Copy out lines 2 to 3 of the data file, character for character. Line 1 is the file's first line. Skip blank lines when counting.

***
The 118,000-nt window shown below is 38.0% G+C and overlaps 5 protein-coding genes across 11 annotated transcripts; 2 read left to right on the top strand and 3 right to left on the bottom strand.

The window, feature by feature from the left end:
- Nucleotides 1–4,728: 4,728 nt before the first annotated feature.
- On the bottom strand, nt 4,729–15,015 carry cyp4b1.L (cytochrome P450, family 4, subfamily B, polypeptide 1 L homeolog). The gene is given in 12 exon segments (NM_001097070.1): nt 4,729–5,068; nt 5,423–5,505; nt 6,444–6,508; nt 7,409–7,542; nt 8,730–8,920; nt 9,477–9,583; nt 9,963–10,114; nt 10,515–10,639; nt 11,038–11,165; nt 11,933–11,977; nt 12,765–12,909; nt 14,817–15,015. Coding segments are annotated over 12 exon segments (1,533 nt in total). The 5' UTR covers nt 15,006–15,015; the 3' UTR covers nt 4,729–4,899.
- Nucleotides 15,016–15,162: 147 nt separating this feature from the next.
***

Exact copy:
The window, feature by feature from the left end:
- Nucleotides 1–4,728: 4,728 nt before the first annotated feature.